Thursday, September 3, 2009

Review: Inglourious Basterds

Inglourious Basterds (2009) is a strange and wonderful entry in the vast pantheon of World War II-based cinema. It is Quentin Tarantino's first film in five years, and it signals a new phase for the eccentric writer/director. His career so far is broken into these stages (including only films he has both written and directed): we've got the "Los Angeles Trilogy", consisting of Reservoir Dogs (1992), Pulp Fiction (1994), and Jackie Brown (1997), which, aside from being set in the same city, are each populated by ensembles of obsessively foul-mouthed, shady characters who get themselves into violent situations mostly through stupidity. Next we have the "Homage Trilogy", which includes Kill Bill: Vol. 1 (2003), Kill Bill: Vol. 2 (2004), and Death Proof (2007). Each of these, as the name of their grouping suggests, is a naked tribute to the genre flicks that Quentin grew up with (kung-fu in the case of the former two; grindhouse car horror with the latter). Whether his newest film is the first in a new set, or simply an island, of coarse remains to be seen.
Basterds happens in 5 chapters, the first of which opens on a farm in Nazi-occupied France. We are reminded, intentionally no doubt, of those sweeping, Western landscapes, from the lone farm house, to the laundry hanging out to dry, to the Nazi patrol in the distance coming towards our idyllic scene like a marauding posse. Leading this band of Nazis is Hans Landa (Christoph Waltz), a brilliant, slitheringly charismatic, jew-hunting German officer who serves as the film's antagonist and main attraction. Waltz is an Austrian actor who has mostly appeared on German-language television over the course of his 30+ year career; it's mind-boggling that this is his first American film, or that no one is already familiar with him outside of Central Europe. Christoph Waltz gives not only the best performance in Basterds, but of the year. This previously unknown master thespians threatens to displace Daniel Day-Lewis as the greatest actor of his generation.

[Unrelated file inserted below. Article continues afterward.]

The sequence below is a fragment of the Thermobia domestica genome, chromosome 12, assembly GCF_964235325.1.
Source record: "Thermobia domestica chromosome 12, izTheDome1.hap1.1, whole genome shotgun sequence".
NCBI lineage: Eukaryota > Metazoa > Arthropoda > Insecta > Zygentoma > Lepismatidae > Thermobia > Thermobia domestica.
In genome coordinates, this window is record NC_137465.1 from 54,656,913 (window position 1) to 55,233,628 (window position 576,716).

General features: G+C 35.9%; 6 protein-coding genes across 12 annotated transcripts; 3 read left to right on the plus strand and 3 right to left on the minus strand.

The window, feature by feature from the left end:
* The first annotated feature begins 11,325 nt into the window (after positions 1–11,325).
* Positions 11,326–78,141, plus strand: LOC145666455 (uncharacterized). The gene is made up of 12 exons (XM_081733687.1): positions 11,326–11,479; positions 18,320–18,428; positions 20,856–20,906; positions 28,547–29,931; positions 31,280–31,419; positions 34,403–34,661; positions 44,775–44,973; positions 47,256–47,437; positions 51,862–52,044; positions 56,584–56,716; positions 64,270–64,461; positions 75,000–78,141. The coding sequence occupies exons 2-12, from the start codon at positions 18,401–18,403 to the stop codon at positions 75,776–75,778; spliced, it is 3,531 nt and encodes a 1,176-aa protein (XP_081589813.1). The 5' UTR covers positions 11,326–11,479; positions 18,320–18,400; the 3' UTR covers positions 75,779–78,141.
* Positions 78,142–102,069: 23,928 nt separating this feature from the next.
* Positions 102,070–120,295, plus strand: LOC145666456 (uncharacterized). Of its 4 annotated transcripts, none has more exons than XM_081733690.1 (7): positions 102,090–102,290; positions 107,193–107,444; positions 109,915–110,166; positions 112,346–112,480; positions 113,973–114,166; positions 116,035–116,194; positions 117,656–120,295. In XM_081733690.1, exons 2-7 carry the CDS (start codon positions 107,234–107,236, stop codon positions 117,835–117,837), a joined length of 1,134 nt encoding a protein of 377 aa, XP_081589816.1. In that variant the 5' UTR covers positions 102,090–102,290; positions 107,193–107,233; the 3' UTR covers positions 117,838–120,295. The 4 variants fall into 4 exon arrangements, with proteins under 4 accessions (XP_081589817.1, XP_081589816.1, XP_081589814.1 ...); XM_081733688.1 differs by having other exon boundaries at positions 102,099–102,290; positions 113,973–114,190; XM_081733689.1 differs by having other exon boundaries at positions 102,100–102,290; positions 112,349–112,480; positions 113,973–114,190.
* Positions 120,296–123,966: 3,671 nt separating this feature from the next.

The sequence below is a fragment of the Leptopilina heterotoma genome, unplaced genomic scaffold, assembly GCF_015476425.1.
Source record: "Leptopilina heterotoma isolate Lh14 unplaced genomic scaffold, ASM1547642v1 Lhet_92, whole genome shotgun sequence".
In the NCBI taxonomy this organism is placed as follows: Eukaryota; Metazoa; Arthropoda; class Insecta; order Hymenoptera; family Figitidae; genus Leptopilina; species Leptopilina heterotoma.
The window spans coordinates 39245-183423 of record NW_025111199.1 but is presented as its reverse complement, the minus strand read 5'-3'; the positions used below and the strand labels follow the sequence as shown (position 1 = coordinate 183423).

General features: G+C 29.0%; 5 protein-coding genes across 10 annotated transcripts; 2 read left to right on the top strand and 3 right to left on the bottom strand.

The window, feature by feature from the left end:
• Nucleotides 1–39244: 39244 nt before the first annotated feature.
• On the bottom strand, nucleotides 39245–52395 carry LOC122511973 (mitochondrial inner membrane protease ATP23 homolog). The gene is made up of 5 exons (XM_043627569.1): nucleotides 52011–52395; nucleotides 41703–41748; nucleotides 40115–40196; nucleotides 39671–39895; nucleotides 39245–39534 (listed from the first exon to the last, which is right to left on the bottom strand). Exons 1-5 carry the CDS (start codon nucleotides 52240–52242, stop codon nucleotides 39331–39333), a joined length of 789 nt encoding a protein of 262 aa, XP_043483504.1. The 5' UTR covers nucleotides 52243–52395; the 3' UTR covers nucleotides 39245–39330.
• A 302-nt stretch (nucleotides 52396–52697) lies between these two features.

Half the reason to see Tarantino's latest is Landa; the other half is everyone else in the film. Despite Brad Pitt's name standing alone on the poster, the picture is really an ensemble piece, with not just one protagonist. Pitt cartoons it up as sarcastic hillbilly Aldo Raine, the leader of the eponymous "Inglourious Basterds", a group of eight Jewish-American soldiers who tear through France killing, scalping, and generally terrorizing the Nazi's. 
Joining the male dominated cast are Melanie Laurent as Shosanna, a secretly Jewish young Frenchwoman who runs a movie theatre in Paris while planning her revenge against the Nazis for murdering her family; and an unusually good Diane Kruger as German movie star Bridget von Hammersmark. 
With Inglourious Basterds, Quentin Tarantino has essentially filmed a master thesis on what cinema means to him. The entire film is really not much more than a series of extended, loosely connected dialogue scenes which all threaten to explode at any moment. He brings filmmaking down to one of its most essential elements: tension. Yes, there is humor, but this is largely a product, or perhaps a reaction, to the razor-tight tension that tethers us breathlessly to the screen; we need to laugh so we don't cry. Yes, there is violence, but this trope must be established to keep things from going slack, to keep us suspended. 
See it, and witness not only the mainstream introduction of a future acting legend, but also a master class in sophisticated, boisterously entertaining cinema. 

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